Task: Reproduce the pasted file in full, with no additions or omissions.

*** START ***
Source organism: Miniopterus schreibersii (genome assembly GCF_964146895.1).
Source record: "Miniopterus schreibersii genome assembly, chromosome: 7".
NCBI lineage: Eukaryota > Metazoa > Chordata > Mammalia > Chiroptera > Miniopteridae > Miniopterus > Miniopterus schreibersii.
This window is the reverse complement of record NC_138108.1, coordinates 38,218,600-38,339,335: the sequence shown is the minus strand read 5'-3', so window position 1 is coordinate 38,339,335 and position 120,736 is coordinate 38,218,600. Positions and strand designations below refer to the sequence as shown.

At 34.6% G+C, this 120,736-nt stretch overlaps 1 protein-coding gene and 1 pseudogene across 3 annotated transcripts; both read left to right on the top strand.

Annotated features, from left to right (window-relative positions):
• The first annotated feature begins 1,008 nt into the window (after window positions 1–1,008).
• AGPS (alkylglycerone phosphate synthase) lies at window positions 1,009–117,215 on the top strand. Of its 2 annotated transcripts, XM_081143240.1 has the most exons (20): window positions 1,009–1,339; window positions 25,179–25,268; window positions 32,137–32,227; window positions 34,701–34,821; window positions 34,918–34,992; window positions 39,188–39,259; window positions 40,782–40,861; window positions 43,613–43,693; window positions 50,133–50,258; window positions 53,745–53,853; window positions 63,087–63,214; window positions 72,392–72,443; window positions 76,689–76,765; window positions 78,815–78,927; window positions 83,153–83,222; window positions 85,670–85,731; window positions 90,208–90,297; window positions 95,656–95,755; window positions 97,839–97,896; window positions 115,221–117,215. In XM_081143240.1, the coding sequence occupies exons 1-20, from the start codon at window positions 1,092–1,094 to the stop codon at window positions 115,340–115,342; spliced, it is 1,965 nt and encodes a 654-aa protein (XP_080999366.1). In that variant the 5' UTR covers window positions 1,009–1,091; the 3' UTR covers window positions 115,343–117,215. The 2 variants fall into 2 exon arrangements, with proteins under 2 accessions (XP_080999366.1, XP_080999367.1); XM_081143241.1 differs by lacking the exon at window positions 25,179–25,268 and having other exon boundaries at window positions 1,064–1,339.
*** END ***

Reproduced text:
Source organism: Miniopterus schreibersii (genome assembly GCF_964146895.1).
Source record: "Miniopterus schreibersii genome assembly, chromosome: 7".
NCBI lineage: Eukaryota > Metazoa > Chordata > Mammalia > Chiroptera > Miniopteridae > Miniopterus > Miniopterus schreibersii.
This window is the reverse complement of record NC_138108.1, coordinates 38,218,600-38,339,335: the sequence shown is the minus strand read 5'-3', so window position 1 is coordinate 38,339,335 and position 120,736 is coordinate 38,218,600. Positions and strand designations below refer to the sequence as shown.

At 34.6% G+C, this 120,736-nt stretch overlaps 1 protein-coding gene and 1 pseudogene across 3 annotated transcripts; both read left to right on the top strand.

Annotated features, from left to right (window-relative positions):
• The first annotated feature begins 1,008 nt into the window (after window positions 1–1,008).
• AGPS (alkylglycerone phosphate synthase) lies at window positions 1,009–117,215 on the top strand. Of its 2 annotated transcripts, XM_081143240.1 has the most exons (20): window positions 1,009–1,339; window positions 25,179–25,268; window positions 32,137–32,227; window positions 34,701–34,821; window positions 34,918–34,992; window positions 39,188–39,259; window positions 40,782–40,861; window positions 43,613–43,693; window positions 50,133–50,258; window positions 53,745–53,853; window positions 63,087–63,214; window positions 72,392–72,443; window positions 76,689–76,765; window positions 78,815–78,927; window positions 83,153–83,222; window positions 85,670–85,731; window positions 90,208–90,297; window positions 95,656–95,755; window positions 97,839–97,896; window positions 115,221–117,215. In XM_081143240.1, the coding sequence occupies exons 1-20, from the start codon at window positions 1,092–1,094 to the stop codon at window positions 115,340–115,342; spliced, it is 1,965 nt and encodes a 654-aa protein (XP_080999366.1). In that variant the 5' UTR covers window positions 1,009–1,091; the 3' UTR covers window positions 115,343–117,215. The 2 variants fall into 2 exon arrangements, with proteins under 2 accessions (XP_080999366.1, XP_080999367.1); XM_081143241.1 differs by lacking the exon at window positions 25,179–25,268 and having other exon boundaries at window positions 1,064–1,339.